This book project is centred on a concept called “effective knowledge”. The corresponding claim is that it is possible, philosophically fruitful and politically relevant to think about the effectiveness of knowledge in such a way that this effectiveness is understood as nothing external to knowledge. My thesis is that “effective knowledge” in this sense does exist: there is knowledge that produces effects solely in virtue of its existence. In the book, I want to articulate a precise concept and to demonstrate why it is philosophically and politically significant to acknowledge the existence of “effective knowledge” and to have a clear concept for it.
The claim raised sounds unusual, even eccentric. The first part of the book thus focusses on showing that the assumption of there being effective knowledge in the sense just explained is not as idiosyncratic as it seems to be. On the contrary: We find the assumption of the existence of effective knowledge quite frequently in the history of philosophy - so often, in fact, that ignoring it would severely impoverish our understanding of the tradition and that I will be able to deal with only a few instances of it with the required precision. I focus on three paradigmatic cases: in Plato’s dialogues, in the first generation of critical theory and in contemporary liberal political theory.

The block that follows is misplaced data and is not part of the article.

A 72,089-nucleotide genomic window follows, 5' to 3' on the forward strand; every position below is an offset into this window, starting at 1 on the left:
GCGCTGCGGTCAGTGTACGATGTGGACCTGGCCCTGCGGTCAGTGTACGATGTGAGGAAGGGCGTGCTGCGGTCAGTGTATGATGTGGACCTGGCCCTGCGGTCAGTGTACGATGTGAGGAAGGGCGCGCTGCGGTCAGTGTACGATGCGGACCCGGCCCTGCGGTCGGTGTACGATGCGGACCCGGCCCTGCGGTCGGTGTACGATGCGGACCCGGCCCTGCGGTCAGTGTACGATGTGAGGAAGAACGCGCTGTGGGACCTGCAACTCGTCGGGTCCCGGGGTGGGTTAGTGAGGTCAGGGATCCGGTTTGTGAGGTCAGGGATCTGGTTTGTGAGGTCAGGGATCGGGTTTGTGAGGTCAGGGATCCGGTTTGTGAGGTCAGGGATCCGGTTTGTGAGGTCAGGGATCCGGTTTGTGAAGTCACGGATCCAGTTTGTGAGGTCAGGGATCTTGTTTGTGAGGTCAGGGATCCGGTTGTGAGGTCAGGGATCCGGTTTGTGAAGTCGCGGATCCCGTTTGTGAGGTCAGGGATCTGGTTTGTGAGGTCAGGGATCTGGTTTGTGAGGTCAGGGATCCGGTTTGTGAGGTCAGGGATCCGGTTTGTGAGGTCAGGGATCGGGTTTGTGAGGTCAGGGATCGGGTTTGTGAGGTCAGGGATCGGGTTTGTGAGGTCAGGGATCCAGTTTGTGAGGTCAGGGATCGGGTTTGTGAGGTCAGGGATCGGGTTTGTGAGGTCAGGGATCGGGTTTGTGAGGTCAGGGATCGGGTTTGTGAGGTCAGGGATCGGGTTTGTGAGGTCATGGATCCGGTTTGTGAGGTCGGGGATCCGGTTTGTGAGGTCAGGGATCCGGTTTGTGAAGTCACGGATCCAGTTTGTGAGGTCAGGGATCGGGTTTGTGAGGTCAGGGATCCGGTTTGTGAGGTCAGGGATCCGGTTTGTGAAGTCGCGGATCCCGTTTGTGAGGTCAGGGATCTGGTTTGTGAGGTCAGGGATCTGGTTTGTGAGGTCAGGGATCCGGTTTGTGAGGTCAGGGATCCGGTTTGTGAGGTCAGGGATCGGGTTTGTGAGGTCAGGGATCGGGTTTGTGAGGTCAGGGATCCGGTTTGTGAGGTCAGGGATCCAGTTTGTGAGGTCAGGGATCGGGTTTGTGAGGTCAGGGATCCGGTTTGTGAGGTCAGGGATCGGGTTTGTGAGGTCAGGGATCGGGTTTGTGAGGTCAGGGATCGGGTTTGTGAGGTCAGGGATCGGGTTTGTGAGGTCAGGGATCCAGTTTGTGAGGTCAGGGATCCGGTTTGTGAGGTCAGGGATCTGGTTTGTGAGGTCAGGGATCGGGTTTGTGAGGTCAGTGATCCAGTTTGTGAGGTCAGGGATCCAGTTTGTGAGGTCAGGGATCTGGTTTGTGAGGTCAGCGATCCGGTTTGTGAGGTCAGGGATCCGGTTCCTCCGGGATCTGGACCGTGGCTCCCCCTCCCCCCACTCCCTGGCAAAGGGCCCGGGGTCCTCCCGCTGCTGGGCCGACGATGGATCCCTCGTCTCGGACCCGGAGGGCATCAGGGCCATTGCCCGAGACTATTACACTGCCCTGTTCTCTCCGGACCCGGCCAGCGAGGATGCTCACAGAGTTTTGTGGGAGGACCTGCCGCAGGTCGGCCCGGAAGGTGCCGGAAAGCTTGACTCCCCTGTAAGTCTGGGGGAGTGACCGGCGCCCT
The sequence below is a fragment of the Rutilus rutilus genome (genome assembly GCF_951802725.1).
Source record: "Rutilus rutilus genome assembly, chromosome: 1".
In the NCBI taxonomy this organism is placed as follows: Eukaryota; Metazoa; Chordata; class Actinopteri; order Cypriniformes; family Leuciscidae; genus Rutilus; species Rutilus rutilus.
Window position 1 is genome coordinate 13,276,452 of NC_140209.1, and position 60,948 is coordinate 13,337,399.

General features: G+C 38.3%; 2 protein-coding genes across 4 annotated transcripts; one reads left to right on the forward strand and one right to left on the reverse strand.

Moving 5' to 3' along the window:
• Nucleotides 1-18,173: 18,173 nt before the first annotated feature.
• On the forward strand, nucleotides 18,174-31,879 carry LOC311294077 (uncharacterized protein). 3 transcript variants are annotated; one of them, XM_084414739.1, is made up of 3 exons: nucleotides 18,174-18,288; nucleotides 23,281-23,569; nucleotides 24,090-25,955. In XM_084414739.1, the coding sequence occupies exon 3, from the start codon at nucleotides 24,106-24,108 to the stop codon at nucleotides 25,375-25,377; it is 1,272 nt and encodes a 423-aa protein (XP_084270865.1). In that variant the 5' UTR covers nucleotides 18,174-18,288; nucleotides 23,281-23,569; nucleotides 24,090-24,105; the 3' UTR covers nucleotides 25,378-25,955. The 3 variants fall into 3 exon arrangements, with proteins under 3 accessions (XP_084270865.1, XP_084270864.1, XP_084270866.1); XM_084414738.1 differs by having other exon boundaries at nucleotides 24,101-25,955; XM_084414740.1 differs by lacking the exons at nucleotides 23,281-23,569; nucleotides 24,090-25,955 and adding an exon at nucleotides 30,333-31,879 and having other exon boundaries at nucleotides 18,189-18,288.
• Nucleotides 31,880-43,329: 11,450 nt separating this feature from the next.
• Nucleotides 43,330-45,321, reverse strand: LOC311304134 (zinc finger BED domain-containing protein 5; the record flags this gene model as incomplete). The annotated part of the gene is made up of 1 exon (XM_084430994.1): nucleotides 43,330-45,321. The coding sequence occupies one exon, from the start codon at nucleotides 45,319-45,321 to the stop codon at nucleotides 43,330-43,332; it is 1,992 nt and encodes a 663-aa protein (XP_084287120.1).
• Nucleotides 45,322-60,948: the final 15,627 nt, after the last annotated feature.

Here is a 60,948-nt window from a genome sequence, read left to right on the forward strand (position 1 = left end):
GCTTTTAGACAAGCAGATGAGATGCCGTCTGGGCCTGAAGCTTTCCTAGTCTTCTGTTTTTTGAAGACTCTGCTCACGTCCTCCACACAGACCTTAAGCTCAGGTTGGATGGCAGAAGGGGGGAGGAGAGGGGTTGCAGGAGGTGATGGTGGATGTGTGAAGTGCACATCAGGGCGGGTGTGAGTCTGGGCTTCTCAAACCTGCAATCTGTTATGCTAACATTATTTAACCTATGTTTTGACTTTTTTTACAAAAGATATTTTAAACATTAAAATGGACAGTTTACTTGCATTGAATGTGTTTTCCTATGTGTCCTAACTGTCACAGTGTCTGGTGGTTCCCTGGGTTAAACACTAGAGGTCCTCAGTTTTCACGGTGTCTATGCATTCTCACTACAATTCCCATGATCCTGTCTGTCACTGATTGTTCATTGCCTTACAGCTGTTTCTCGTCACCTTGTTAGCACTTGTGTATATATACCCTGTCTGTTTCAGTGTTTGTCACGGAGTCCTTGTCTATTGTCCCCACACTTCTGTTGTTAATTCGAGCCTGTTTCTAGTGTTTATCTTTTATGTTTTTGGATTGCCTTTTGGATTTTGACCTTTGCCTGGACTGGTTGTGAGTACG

These three examples are not as randomly chosen as they might seem to be. For in them, form and function of the assumption that effective knowledge exists differs from case to case and will allow me to indicate the different directions of philosophical work that would be possible with a precise concept of “effective knowledge”: we would get a new perspective on the history of philosophy, we could form a different understanding of “critique” as a concept and of critical theory, and we would be able to see the relation between truth and politics in a different light. Thus, while the first part of the book argues that the existence of “effective knowledge” is quite common in philosophy, the second part demonstrates the philosophical and political relevance of a precise concept of “effective knowledge”.
Obtaining such a precise concept by way of a critical discussion of (analytic) epistemology and practice theory is the task of the third part of this book project. Both fields of debates do not yet offer us a full explication of a concept of effective knowledge. On the one hand, (analytical) epistemology concentrates exclusively on the alethic dimension of knowledge, that is, on its relation to truth. It therefore misses the dynamic dimension of knowledge (its effectiveness) and hence also knowledge’s inherent political nature. On the other hand, practice theory (and pragmatism) reduces knowledge to its dynamic dimension, thus sacrificing the alethic dimension of knowledge which becomes indistinguishable from action.